A free and public website aimed at discovering the best emerging digital artistic talent around the world, The Space opened yesterday and is launching with a weekend [June 14 - 15, 2014] hackathon hosted by the Tate Modern in London, a first for the formidable institution. Born from a partnership between Arts Council England, the BBC, Open Data Institute, and other cultural groups, it’s “a gallery without walls,” says Alex Graham, chair of The Space. The Space is putting out an international open call for projects, the first round of which is due July 11. The projects will be funded by the partnering groups with amounts ranging from £20,000 (about $34,000) to £60,000 ($101,000) for an individual commission, and up to 50% of the total cost. Each Friday, new collaborations will launch.

Among the first installations are pieces from high-profile artists, including Marina Abramovic, who broadcasted live on the site at midnight last night, and Ai Weiwei, who has an interactive piece on The Space. There will also be a live, Google hangout theater project with actors in London, Barcelona, and Lagos and directed by Erin Gilley.

The Space can be found here,

About The Space

The Space is a free website for artists and audiences to create and explore exciting new art, commissioned by us and shared around the Whole Wide World.

We commission new talent and great artists from all art forms, creative industries, technical and digital backgrounds, through Open Calls and partnerships. The Space is one of the most exciting places on the internet to find new art to explore and enjoy.

An open call was launched on June 12, 2014,

The Space launches first Open Call
Posted … on 12 June 2014

The Space Open Call is looking for original, groundbreaking ideas for digital art. We are encouraging artists to take risks and do crazy things with technology!

This is a great opportunity for artists to be bold, ambitious and experimental, creating a work which can communicate wi people round the World via mobile, tablets and desktops.

We are seeking artists working across a range of art forms and industries including, creative and digital, technology and coding, art and culture sectors, to pitch the very best original ideas to the Open Call.

If you have an idea for The Space, please go to thespace.org/opencall and complete the online form before the closing date: 12 noon (GMT) 11 July 2014.​

Organizers have produced an inspirational video for this call,

I don’t know if this offer is still available (from Erica Berger’s Fast Company article about The Space) but here it is,

Sign up to be one of the first 10,000 newsletter subscribers to The Space and receive a free digital work of art from Turner Prize winner Jeremy Deller.

I availed myself of the offer at approximately 1000 hours PDT, June 16, 2014.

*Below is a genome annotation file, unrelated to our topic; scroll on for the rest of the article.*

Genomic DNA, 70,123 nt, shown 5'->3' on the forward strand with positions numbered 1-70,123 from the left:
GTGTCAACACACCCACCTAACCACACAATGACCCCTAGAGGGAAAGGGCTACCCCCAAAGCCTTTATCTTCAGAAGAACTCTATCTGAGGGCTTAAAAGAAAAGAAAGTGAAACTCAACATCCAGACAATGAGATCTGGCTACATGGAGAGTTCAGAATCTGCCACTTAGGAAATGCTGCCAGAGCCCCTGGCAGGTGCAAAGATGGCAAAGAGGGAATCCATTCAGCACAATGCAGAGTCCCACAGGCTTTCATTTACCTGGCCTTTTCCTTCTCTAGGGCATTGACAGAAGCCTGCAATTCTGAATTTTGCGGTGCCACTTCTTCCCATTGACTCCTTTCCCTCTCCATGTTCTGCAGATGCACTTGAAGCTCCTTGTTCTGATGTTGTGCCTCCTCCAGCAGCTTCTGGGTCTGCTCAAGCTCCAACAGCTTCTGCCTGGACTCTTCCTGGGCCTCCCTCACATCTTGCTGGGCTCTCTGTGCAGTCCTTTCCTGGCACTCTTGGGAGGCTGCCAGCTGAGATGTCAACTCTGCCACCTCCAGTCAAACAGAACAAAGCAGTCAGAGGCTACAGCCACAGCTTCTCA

Call for submissions for two Electronic Literature Organization (ELO) prizes

Nothing is more heartbreaking than to be late for a submission, so, here’s the deadline for the Electronic Literature prizes: May 10, 2014. The Electronic Literature Organization’s gives more details on its call for prize submissions webpage,

The ELO is proud to announce the ”The N. Katherine Hayles Award for Criticism of Electronic Literature” and “The Robert Coover Award for a Work of Electronic Literature.” Below is information including guidelines for submissions for each.

“The N. Katherine Hayles Award for Criticism of Electronic Literature”

“The N. Katherine Hayles Award for Criticism of Electronic Literature” is an award given for the best work of criticism, of any length, on the topic of electronic literature. Bestowed by the Electronic Literature Organization and funded through a generous donation from N. Katherine Hayles and others, this $1000 annual prize aims to recognize excellence in the field. The prize comes with a plaque showing the name of the winner and an acknowledgement of the achievement, and a one-year membership in the Electronic Literature Organization at the Associate Level.

We invite critical works of any length. Submissions must follow these guidelines:

1. This is an open submission. Self nominations and nominations are both welcome. Membership in the Electronic Literature Organization is not required.
2. There is no cost involved in nominations. This is a free and open award aimed at rewarding excellence.
3. ELO Board Members serving their term of office on the Board are ineligible for nomination for the award. Members of the Jury are also not allowed to be nominated for the award.
4. Three finalists for the award will be selected by a jury of specialists in electronic literature; N. Katherine Hayles will choose the winner from among the finalists.
5. Because of the nature of online publishing, it is not possible to conduct a blind review of the submissions; the jury will be responsible for fair assessment of the work.
6. Those nominated may only have one work considered for the prize. In the event that several works are identified for a nominee, the nominee will choose the work that he or she wishes to be juried.
7. All works must have already been published or made available to the public within 18 months, no earlier than December 2012.
8. All print articles must be submitted in .pdf format. Books can be sent either in .pdf format or in print format. Online articles should be submitted as a link to an online site.